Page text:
‘Tis the season of the grass. The grasses are all at their full growth just now, as any hay fever sufferers will tell you. Even if you don’t suffer, you may well find yourself sneezing as there’s just so much pollen in the air. I know it’s a bit sad, but I have my favourite, and least favourite grasses. Least favourite definitely has to be cock’s foot. The pollen makes you sneeze and the damnable stuff is like wire when you cut it- I’ve had both mowers and strimmers grind to a halt with cock’s foot wrapped round their blades. Favourite is quaking grass- very pretty, but you don’t get it here, the soil is too acid. And I must admit, they have some great names – cock’s foot, Yorkshire fog, flying bent, sweet vernal grass, crested dog’s tail…the list goes on.
It’s not just the grasses that are out. The teasels are nearly at their full growth. The finches love their spiky seed heads over the autumn and winter and winkle the tiny seeds out with their fine bills.
And we’ve seen an adder for the first time in ages! Willow spotted a baby adder curled up the grass. You can see how tiny it is by the size of the goose feather and germander speedwell flower nearby.
More obvious was this cormorant “wing drying” on the loch. It used to be thought that they were drying their wings, but sitting like this may be do with heat regulation. Or it could be saying “the fish I nearly caught was this big”.
Also obvious and less attractive was the litter that continues to be left by, well,let’s face it, idiots, around the loch. Funny how it can be carried in but not out, isn’t it?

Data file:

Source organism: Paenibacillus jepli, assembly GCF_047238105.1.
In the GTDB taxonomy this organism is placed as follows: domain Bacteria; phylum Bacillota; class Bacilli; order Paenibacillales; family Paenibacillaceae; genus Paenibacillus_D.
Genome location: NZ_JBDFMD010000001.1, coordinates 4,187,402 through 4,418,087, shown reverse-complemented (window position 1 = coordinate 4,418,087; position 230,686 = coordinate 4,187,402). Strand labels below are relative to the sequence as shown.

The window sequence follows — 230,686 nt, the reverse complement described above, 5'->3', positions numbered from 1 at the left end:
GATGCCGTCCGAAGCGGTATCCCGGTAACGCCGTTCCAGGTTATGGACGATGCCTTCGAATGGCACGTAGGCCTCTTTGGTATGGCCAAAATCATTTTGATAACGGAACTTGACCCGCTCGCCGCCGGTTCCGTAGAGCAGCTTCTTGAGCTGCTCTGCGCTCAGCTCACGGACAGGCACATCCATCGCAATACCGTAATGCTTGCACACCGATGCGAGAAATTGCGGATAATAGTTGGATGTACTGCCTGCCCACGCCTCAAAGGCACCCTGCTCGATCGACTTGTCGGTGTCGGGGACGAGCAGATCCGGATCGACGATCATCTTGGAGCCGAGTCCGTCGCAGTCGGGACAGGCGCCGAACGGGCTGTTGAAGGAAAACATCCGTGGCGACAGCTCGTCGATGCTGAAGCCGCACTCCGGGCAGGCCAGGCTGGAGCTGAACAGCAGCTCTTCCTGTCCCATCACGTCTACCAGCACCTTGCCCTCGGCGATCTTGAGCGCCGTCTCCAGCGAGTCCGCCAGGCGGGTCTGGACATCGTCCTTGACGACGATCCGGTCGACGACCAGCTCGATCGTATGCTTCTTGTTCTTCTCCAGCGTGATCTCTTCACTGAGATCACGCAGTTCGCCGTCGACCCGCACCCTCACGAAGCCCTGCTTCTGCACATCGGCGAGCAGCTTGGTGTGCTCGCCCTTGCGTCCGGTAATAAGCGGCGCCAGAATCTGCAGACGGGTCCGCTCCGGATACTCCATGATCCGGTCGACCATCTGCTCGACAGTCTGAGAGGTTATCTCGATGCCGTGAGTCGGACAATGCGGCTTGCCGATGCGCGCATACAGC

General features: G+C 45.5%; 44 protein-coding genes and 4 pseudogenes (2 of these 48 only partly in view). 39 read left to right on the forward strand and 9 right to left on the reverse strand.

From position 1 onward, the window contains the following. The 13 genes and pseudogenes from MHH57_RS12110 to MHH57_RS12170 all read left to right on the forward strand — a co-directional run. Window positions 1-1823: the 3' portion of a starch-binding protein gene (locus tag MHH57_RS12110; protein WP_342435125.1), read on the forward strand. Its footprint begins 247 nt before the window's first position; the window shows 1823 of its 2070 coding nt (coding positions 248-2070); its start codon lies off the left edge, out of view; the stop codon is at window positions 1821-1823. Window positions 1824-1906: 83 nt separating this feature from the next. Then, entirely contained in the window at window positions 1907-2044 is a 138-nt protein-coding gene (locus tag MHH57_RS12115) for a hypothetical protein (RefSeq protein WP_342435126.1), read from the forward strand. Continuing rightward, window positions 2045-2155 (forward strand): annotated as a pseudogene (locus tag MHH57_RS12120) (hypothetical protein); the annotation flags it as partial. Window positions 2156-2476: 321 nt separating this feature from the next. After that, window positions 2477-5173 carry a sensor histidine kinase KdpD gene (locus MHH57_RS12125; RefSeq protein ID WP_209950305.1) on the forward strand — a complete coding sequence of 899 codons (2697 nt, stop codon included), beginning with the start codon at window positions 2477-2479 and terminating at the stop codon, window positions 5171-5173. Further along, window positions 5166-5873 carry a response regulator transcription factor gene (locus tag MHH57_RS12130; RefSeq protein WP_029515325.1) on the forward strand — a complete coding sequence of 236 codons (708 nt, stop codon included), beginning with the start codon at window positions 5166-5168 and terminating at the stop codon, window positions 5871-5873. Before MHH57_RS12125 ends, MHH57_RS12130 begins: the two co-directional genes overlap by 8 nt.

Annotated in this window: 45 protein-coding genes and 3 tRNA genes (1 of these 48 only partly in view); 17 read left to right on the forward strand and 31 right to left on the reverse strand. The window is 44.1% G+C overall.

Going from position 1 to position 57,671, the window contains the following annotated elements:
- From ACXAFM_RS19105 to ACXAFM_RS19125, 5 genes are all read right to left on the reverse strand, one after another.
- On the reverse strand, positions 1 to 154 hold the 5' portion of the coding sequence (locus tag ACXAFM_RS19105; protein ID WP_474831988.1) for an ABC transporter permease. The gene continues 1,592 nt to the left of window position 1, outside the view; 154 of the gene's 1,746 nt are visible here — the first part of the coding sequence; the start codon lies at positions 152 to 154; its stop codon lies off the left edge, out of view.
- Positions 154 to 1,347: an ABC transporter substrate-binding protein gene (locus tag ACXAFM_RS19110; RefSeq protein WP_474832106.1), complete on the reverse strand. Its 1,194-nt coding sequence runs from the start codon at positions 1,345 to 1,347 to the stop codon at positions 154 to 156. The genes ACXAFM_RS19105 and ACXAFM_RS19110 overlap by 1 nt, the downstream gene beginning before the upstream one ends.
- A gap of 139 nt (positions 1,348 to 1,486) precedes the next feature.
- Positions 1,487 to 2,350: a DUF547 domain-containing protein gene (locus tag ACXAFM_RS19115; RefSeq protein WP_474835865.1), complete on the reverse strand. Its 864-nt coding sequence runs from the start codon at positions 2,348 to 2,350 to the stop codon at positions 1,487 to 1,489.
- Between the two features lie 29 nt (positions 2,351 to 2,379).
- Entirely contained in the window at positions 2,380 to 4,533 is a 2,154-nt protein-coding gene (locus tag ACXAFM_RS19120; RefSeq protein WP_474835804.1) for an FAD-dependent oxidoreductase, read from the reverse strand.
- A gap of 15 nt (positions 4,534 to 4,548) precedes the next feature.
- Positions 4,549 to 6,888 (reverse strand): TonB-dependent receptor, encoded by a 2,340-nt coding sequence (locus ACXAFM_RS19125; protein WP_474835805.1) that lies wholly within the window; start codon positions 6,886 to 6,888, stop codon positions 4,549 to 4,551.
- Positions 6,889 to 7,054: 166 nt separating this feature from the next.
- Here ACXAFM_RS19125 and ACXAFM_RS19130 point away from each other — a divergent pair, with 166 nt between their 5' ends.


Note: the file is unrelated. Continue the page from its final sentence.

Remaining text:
After not seeing them for nearly a fortnight, we finally caught up with the grebes again. It was one of those odd days when you look over the loch and think “It’s raining. I can see rain on the water. But I can’t feel it”….but you were actually looking at the leading edge of a shower coming towards you.
The baby grebe is still there- and still hitching a lift on mum’s back. She must be feeling it by now- it looks massive. But I bet lots of parents think that – surely you can’t be that tired that you need carried? Especially now you’re that big!
The rain has made some of the fungi pop up. We’ve seen lots starting to appear, including this orange birch bolete. As its name suggests, it is associated with birch trees and has a symbiotic (mutually beneficial) relationship with the tree.
While lots of creatures have finished breeding for the year, some look like they are just away to start. I suspect this squirrel is a pregnant female – she looks pretty fat- and is collecting material for her drey.
Away from the wildlife, we’ve been really busy -lots of strimming and grass cutting, and the Fun Day to prepare for. Tonight, Thursday, the visitor centre looks like a whirlwind has hit it, with all the stuff lying out for tomorrow. But, if you come and see us tomorrow, Fri 7th, it will all be transformed into a wonderful, free activity-filled day!